Where and when?
Torridon, Scotland in September 2020.
The background story
2020 will not be remembered as a golden year for travel. But during that period of (relative) freedom between lockdowns I did manage to get to Scotland for a couple of weeks.
To be honest I have always felt like a bit of a latecomer to Scotland, having only first visited as recently as 2016. But since then I have been back almost every year and on this occasion Torridon was top of the list.
Spend enough time in Scotland and you come to realise that preparation is essential but it still only gets you so far. You also need a decent sized chunk of luck when it comes to getting ideal conditions for photography.
I was really rolling the dice on this particular occasion. We were only two days into the trip and it was my first time to the region. Loch Coulin was on my list of places to visit but I had no specific ideas as to good compositions or viewpoints other than suggestions offered up by Instagram.
Further, I was caught out by an unexpectedly good forecast – a clear, dry morning with a chance of frost – which meant no time for a recce. In Scotland you take that kind of forecast every day of the week and so it was an early start and a 45 minute drive in the dark from our B&B in Lochcarron.
How it came together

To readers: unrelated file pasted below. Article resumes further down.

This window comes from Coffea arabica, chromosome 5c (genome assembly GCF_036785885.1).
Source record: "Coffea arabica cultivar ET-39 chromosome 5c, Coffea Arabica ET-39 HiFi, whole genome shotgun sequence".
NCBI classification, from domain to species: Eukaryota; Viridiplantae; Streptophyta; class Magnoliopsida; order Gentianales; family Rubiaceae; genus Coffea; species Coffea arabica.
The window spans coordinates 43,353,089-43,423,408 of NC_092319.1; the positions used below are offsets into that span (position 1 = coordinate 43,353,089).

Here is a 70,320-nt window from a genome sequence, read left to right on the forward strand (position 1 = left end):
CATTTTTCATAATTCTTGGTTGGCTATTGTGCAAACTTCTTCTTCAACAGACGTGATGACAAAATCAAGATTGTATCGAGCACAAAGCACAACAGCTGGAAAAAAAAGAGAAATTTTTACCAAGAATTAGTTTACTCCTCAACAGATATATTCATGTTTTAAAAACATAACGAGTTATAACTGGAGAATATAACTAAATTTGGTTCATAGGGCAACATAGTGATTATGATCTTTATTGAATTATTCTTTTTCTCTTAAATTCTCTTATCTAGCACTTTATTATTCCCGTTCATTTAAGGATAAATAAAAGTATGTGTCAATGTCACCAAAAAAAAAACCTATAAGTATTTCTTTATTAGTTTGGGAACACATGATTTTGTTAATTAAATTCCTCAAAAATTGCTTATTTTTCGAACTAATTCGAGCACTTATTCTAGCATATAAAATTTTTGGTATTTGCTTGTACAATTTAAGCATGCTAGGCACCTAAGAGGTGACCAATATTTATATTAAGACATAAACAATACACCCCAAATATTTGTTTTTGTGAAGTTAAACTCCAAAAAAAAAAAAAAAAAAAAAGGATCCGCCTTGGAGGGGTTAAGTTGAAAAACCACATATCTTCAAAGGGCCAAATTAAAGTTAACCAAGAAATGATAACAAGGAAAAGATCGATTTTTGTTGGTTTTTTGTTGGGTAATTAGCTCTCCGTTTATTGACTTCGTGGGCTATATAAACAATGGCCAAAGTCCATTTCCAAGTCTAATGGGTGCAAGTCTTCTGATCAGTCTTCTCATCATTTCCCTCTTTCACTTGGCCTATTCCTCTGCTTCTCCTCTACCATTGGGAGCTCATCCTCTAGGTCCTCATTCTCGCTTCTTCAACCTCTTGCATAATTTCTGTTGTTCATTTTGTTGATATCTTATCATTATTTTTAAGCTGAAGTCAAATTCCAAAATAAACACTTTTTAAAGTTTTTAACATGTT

The forecast was not only accurate but better than suggested. It was one of the most beautiful autumn mornings I have experienced: cold, crisp, frosty and with traces of mist. I’m not sure if I have ever witnessed “perfect” sunrise conditions but this came close.
Having spent some time shooting at the side of Loch Clair we walked further into the Coulin Estate where frost was clinging to the ferns. I wanted to incorporate their zig-zagging nature in the scene so set up a composition using portrait orientation to add a sense of depth, with the ferns leading the eye to the loch.
The colour palette was sublime. Green grass, blue sky, copper in the ferns, orange and gold in the trees and even a little purple heather. The last of the mist was just burning off so you could see clearly across the water.
Why is it a favourite?
I talk a lot in this series about having good fortune when it comes to landscape photography. This shot is a favourite because it represents one of those rare days when I got lucky.
For a first time visit, I was elated with the result. The same scene with different conditions and light would have looked completely different. I was in the right place at the right time and the scene revealed itself to me without too much effort.
It’s also a reminder of why I love visiting Scotland so much because on its day, when everything falls into place, it really is one of the most beautiful places on earth. Moments like this certainly make up for all the moody, overcast Highland scenes I’ve shot!
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